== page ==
Advertising is a funny thing.
While we may like to think of ourselves as conscious consumers who aren’t swayed by product branding, studies have long shown that our feelings and impressions of particular brands are incontrovertibly, if subtly, influenced by advertising.
Recent research out of Johns Hopkins’s Carey Business School indicates that some people feel that influence even more strongly than others. A certain category of consumers — “materialists who strongly link possessions to happiness and who tend to have poor personal relationships” — show a preference for anthropomorphized brands that present themselves in a subservient role (think products that trumpet their helping attributes, as with Scrubbing Bubbles’s slogan we work hard so you don’t have to), over brands that present themselves as partners. That is, materialist consumers prefer brands that are advertised as being a little bit human — and a little bit submissive — more than their non-materialist counterparts.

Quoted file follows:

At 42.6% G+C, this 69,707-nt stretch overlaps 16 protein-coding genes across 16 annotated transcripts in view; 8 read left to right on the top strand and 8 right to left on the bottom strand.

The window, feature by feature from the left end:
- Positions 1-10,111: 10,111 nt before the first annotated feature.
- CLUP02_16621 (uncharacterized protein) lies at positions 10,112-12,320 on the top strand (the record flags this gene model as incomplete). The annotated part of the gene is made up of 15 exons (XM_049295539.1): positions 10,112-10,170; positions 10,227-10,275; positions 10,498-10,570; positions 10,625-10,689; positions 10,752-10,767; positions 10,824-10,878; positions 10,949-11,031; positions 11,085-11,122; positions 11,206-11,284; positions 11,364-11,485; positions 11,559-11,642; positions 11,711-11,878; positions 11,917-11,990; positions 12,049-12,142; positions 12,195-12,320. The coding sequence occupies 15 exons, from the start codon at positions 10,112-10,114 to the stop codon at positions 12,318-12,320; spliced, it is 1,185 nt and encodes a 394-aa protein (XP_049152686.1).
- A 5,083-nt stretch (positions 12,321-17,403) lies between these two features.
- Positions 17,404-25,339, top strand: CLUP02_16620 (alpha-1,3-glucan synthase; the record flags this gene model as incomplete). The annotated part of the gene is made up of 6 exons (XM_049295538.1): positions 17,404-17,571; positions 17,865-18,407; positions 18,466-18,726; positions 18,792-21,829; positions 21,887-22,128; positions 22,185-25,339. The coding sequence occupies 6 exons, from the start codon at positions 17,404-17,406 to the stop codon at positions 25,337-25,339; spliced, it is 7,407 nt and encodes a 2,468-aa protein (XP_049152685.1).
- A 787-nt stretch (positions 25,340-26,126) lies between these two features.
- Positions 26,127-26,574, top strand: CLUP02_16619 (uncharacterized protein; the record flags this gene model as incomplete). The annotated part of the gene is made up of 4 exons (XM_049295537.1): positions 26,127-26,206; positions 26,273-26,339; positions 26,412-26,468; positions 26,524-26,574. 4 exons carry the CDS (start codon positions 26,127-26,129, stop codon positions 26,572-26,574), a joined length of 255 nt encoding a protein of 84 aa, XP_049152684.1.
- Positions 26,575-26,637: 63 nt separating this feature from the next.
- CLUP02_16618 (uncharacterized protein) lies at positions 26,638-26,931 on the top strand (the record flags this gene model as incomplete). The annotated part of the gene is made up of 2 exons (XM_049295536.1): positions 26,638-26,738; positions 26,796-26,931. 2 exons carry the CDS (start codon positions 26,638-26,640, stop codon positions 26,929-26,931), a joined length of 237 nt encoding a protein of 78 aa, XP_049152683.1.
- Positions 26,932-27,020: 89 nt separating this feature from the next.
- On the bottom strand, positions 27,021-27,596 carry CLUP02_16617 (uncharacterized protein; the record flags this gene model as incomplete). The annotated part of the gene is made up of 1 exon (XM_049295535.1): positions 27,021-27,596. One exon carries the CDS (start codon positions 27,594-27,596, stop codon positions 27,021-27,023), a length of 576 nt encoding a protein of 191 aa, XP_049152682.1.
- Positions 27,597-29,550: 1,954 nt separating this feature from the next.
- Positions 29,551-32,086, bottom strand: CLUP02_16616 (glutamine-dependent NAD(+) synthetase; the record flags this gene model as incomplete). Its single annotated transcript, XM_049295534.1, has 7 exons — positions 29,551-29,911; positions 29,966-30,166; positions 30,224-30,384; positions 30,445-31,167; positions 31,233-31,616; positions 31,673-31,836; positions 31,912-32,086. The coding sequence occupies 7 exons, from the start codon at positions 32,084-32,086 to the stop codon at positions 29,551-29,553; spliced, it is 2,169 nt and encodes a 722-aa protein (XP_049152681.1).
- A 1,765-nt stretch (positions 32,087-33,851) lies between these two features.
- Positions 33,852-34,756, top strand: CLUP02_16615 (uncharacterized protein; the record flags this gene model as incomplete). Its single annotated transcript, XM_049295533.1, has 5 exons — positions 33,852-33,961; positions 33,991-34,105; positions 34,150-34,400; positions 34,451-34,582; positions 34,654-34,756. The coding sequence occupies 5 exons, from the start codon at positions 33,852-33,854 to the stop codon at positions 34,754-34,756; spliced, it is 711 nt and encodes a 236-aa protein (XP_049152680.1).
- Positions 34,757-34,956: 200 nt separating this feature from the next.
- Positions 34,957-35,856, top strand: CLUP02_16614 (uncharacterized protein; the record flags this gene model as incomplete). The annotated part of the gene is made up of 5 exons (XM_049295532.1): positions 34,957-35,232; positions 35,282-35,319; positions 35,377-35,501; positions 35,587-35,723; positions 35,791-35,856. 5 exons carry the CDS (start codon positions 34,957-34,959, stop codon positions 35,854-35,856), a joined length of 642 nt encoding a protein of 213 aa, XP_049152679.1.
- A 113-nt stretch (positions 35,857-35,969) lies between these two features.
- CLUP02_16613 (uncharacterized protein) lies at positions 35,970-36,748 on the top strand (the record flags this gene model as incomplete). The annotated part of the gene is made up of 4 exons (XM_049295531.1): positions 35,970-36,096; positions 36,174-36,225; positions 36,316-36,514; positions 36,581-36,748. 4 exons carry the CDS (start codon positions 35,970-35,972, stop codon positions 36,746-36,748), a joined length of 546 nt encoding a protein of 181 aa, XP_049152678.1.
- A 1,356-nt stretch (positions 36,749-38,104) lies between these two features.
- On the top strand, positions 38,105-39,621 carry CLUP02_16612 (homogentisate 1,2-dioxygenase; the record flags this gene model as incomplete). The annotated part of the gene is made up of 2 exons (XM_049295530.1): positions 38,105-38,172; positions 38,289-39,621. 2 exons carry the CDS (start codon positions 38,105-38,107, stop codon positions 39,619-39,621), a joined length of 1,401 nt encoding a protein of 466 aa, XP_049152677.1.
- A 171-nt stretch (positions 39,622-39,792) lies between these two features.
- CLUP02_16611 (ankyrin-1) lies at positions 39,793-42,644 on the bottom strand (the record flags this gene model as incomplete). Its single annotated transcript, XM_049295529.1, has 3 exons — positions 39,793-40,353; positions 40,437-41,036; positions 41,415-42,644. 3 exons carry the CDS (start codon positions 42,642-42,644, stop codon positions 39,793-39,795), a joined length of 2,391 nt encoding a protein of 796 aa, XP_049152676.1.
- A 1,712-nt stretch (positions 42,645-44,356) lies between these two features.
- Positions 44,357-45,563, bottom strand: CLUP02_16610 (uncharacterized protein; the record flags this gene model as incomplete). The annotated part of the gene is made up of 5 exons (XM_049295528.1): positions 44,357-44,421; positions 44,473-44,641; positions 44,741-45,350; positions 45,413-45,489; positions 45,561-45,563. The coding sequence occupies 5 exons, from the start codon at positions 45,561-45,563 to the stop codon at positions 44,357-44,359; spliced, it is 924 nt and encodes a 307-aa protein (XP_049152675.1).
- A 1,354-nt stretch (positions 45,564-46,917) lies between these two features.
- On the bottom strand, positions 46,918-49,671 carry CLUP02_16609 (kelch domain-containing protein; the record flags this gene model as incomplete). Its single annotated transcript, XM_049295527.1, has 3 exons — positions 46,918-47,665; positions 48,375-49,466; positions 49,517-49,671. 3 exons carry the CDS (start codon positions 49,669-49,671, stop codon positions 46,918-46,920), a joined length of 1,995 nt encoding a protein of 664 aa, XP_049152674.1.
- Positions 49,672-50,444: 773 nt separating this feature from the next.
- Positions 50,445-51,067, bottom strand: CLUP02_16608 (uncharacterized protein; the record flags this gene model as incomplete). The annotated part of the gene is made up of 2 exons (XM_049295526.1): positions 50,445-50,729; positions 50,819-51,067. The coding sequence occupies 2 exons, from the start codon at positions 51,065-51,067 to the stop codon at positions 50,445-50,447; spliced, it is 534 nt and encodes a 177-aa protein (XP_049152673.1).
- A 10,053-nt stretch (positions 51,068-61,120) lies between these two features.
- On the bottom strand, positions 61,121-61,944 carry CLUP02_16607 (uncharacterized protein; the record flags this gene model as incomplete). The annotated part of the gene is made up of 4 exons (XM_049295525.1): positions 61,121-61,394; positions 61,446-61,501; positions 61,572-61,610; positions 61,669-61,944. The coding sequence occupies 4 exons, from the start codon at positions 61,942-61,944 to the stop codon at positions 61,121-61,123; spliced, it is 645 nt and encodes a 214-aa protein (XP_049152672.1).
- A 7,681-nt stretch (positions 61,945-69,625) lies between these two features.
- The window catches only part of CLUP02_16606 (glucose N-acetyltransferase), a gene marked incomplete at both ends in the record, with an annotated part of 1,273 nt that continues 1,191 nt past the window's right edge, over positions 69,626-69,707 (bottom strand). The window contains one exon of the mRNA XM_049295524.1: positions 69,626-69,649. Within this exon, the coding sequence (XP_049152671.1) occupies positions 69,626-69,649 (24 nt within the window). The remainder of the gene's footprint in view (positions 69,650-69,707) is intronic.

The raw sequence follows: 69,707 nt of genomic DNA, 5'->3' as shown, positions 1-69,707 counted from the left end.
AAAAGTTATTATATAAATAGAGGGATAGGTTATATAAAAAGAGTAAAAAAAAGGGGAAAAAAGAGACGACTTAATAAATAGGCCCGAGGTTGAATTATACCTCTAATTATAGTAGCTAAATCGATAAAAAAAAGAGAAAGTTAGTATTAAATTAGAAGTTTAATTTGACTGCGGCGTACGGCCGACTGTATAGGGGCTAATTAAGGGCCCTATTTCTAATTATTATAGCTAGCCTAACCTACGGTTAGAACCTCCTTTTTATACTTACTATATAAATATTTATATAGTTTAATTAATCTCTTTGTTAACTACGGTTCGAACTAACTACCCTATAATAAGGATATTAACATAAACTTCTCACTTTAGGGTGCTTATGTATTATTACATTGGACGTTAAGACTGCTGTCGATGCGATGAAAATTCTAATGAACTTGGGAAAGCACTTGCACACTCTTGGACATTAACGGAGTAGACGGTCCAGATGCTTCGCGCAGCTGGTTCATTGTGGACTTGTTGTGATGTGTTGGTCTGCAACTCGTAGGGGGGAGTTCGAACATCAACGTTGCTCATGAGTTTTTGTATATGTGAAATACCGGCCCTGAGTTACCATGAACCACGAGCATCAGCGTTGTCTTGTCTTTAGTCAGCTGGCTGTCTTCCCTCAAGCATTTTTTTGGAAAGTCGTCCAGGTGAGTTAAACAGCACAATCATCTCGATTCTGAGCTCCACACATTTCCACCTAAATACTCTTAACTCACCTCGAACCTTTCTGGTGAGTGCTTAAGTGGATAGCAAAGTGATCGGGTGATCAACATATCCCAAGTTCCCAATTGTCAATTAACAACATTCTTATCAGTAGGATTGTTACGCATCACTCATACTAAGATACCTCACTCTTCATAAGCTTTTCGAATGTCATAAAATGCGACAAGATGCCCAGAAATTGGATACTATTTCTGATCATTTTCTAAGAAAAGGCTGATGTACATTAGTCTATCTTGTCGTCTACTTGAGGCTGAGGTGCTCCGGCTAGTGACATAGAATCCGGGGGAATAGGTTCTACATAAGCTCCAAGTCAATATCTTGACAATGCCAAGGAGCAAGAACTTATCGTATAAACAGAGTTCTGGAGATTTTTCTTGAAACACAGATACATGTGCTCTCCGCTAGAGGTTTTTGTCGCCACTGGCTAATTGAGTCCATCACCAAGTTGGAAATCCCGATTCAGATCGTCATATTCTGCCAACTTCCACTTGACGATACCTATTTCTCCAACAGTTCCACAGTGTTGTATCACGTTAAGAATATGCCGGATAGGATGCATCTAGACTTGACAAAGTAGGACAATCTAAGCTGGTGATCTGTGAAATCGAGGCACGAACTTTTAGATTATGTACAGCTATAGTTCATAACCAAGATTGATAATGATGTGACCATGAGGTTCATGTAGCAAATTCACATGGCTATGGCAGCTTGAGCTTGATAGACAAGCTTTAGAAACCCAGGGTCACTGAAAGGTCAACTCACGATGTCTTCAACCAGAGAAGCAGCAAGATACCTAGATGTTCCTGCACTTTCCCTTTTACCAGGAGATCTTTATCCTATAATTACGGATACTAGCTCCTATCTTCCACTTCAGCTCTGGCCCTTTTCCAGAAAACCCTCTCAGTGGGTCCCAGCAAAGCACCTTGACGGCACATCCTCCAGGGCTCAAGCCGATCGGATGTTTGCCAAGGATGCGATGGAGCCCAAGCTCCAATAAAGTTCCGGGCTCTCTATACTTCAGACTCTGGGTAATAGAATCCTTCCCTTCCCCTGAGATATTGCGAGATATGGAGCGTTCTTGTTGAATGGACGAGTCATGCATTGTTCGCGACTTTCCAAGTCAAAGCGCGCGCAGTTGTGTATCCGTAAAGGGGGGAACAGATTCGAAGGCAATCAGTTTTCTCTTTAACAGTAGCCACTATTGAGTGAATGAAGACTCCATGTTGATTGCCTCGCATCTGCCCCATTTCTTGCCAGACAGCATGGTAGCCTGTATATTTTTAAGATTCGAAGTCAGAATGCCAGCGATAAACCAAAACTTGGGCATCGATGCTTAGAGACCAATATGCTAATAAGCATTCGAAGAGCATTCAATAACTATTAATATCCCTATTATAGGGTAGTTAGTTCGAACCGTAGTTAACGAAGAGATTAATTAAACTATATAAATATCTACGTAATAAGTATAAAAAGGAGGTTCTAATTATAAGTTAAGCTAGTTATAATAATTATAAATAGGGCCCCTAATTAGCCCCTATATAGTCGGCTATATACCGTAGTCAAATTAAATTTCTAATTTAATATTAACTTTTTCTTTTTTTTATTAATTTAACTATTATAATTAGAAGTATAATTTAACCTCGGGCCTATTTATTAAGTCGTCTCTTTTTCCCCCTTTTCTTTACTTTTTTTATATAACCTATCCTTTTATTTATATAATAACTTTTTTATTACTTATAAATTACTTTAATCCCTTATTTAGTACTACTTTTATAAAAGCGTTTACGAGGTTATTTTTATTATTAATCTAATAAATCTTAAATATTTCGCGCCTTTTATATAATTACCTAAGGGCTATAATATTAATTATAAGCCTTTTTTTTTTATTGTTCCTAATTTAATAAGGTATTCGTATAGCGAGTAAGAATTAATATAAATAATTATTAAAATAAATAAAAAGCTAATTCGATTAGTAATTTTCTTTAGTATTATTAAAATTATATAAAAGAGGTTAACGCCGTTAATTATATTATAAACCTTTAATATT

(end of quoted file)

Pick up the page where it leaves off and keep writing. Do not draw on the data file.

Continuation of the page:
“When materialists encounter an anthropomorphized servant brand, they sense an opportunity to fulfill their need to dominate something. They would rather dominate other people, but socially that’s not an easy thing to accomplish. So, for this type of consumer, the next best thing is to dominate a servant brand,” says study author Hyeongmin Christian Kim, an associate professor at the Carey Business School. “The feeling wouldn’t be the same toward an objectified brand [that is, one lacking human attributes] or an entirely inanimate object like a rock. It has to be anthropomorphized.”
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